The X-4520 was intended for a very large single-engine biplane bomber, most likely the Huff-Daland XHB-1. This aircraft had an 84 ft 7 in (25.8 m) span, was 59 ft 7 in (18.2 m) long, and was fitted with a 780 hp (582 kW) Packard 2A-2540 V-12 engine. By the time the X-4520 was tested, a design shift had occurred from the use of large single-engine aircraft to multi-engine aircraft. This left the X-4520 without an application, in addition to the technical issues experienced during testing.

Huff-Daland XHB-1

The huge Huff-Daland XHB-1 was originally to be powered by the X-4520. As events unfolded, the aircraft was powered by a Packard engine. The man standing under the nose of the aircraft gives a good indication of its immense size.

Even with the AAC’s lack of interest and the engine’s technical issues, the X-4520 was displayed at the Century of Progress Exposition in Chicago, Illinois in 1934. The engine was retained by the AAC and placed in storage at what would become Wright-Patterson Air Force Base in Dayton, Ohio. The X-4520 was disposed of as scrap around 1970 (apparently aviation history enthusiast Walter Spolata saved the engine). The X-4520 eventually found its way to the New England Air Museum in Windsor Locks, Connecticut, looking in rough shape after being in outside storage for a number of years. The engine was then acquired by the Rolls-Royce Heritage Trust Allison Branch in Indianapolis, Indiana; the trust restored the X-4520 and put it on display in 2010.

The restored Allison X-4520 on display at the Rolls-Royce Heritage Trust Allison Branch in Indianapolis, Indiana.

The Allison X-4520 on display at the Rolls-Royce Heritage Trust Allison Branch in Indianapolis, Indiana. Note the induction and how it differs from the 1925 drawing. (Paul Jablonski image via the Aircraft Engine Historical Society)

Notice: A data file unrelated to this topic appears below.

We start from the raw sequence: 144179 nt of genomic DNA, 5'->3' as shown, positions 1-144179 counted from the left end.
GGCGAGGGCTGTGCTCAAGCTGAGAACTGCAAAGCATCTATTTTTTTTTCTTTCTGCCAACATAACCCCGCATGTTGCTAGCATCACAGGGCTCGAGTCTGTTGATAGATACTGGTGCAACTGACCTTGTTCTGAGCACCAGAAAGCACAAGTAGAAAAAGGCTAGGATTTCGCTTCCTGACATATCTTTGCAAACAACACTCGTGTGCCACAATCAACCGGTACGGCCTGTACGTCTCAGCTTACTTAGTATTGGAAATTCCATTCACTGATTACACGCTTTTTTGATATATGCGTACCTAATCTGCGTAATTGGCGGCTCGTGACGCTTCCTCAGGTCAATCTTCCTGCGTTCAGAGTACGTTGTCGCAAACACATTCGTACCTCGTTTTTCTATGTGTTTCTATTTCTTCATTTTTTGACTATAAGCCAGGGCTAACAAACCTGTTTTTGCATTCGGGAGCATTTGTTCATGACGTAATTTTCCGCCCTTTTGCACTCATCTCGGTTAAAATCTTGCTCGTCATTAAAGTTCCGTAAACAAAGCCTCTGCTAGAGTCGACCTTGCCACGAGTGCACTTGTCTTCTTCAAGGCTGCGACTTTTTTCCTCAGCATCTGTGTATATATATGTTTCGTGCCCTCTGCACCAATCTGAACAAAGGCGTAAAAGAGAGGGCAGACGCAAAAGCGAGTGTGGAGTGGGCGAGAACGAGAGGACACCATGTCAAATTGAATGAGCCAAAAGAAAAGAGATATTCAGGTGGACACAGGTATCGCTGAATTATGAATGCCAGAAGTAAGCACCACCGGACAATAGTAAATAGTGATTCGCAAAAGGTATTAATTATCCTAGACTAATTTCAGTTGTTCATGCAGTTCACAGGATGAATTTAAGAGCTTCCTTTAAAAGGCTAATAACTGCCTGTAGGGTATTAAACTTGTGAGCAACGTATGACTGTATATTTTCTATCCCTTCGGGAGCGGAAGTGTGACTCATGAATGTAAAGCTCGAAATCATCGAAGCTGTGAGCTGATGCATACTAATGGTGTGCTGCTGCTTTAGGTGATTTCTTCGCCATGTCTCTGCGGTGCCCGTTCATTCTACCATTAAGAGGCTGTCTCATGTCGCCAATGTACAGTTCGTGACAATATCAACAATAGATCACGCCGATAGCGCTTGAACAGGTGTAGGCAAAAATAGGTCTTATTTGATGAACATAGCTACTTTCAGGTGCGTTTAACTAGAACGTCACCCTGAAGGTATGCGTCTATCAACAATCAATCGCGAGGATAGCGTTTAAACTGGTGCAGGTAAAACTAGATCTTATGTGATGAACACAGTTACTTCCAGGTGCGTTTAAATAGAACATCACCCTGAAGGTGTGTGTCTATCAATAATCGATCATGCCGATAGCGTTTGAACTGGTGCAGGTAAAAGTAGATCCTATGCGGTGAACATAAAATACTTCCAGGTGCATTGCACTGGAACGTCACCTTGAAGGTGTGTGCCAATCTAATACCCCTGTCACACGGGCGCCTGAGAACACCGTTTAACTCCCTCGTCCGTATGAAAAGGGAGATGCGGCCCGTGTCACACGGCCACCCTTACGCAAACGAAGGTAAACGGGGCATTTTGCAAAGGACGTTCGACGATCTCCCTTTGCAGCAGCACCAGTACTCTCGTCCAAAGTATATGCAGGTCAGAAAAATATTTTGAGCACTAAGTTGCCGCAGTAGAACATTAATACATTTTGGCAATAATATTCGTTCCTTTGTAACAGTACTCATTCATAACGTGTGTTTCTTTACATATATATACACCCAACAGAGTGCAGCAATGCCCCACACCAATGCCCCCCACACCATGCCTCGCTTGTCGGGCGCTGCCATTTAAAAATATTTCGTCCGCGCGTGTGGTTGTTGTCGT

Vee’s for Victory! The Story of the Allison V-1710 Aircraft Engine 1929-1948 by Daniel D. Whitney (1998)
Bearing Loads and Stress Analysis of the Model X-4520 Engine Rated 1200 B.H.P. at 1800 R.P.M. by Norman Tilley (1925)
The Allison Engine Catalog 1915-2007 by John M. Leonard (2008)
A Technical & Operational History of the Liberty Engine by Robert J. Neal (2009)

4 thoughts on “Allison X-4520 24-Cylinder Aircraft Engine

  1. jiro

    Each crankpin would have 4 power impulses per pair of revolutions. 90 degrees of power overlap and 90 degrees of no power impulse. The barrel type crankcase was similar in type to the Packard X engine and the Meyer Drake Offenhauser racing engine. It seems difficult to assemble, but allows a strong crankcase. Other dis/advantages? Mostly I am struck that Allison could take so long to build the engine, especially compared to Packard, and then there was so little interest/follow up. Rather a waste of effort it seemed, when it could have been further developed into a WW2 bomber engine.

  2. Kirbert

    As larger and larger were engines needed, all the engine manufacturers seemed to move toward more and more cylinders. Why didn’t anyone develop a simple inline-6, V8, or radial 7 or 9 with much, much larger cylinders?

    1. William Pearce Post author

      Using larger cylinders was tried. Beardmore developed a series of large displacement inline engines in the 1920s, IAM built a huge V-12 in 1931, and Studebaker was tasked with a very large H-24 during WWII.

      The problem is that the everything gets larger to support the larger cylinders, which increases the weight. Also, even though the engines have close to the same displacement, losing one of the 28 cylinders on a P&W R-4360 is not nearly as big of a problem as losing one of the six cylinders on the 4,207 cu in Beardmore Cyclone. Another problem is that the larger cylinder size requires a slower turning engine. The combustion process in a large cylinder limits the engine speed. The 8 x 7.75 in (203 x 197 mm) cylinders in the Studebaker XH-9350 hit its limit around 2,200 rpm, and cruising would have been done at 1,600 rpm.

      Larger engines were simpler but heavier, and smaller engines were lighter but less reliable. Successful piston aircraft engines were typically the convergence of reasonably high power, relatively light weight, and maximum reliability.